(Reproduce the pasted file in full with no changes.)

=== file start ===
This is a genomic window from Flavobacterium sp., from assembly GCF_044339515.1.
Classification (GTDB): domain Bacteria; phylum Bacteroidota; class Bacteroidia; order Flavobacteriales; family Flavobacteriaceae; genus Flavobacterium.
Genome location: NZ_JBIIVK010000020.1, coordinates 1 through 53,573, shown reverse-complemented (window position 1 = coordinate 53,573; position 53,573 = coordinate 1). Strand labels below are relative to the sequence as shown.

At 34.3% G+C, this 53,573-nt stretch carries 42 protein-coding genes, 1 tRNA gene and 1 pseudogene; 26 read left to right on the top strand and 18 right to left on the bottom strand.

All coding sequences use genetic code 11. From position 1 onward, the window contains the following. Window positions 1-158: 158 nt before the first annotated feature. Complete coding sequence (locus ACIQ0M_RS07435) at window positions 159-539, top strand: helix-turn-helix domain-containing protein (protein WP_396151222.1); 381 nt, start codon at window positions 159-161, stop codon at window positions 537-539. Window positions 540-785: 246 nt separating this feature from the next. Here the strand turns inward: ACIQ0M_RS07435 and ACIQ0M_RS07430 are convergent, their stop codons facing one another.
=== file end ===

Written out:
This is a genomic window from Flavobacterium sp., from assembly GCF_044339515.1.
Classification (GTDB): domain Bacteria; phylum Bacteroidota; class Bacteroidia; order Flavobacteriales; family Flavobacteriaceae; genus Flavobacterium.
Genome location: NZ_JBIIVK010000020.1, coordinates 1 through 53,573, shown reverse-complemented (window position 1 = coordinate 53,573; position 53,573 = coordinate 1). Strand labels below are relative to the sequence as shown.

At 34.3% G+C, this 53,573-nt stretch carries 42 protein-coding genes, 1 tRNA gene and 1 pseudogene; 26 read left to right on the top strand and 18 right to left on the bottom strand.

All coding sequences use genetic code 11. From position 1 onward, the window contains the following. Window positions 1-158: 158 nt before the first annotated feature. Complete coding sequence (locus ACIQ0M_RS07435) at window positions 159-539, top strand: helix-turn-helix domain-containing protein (protein WP_396151222.1); 381 nt, start codon at window positions 159-161, stop codon at window positions 537-539. Window positions 540-785: 246 nt separating this feature from the next. Here the strand turns inward: ACIQ0M_RS07435 and ACIQ0M_RS07430 are convergent, their stop codons facing one another.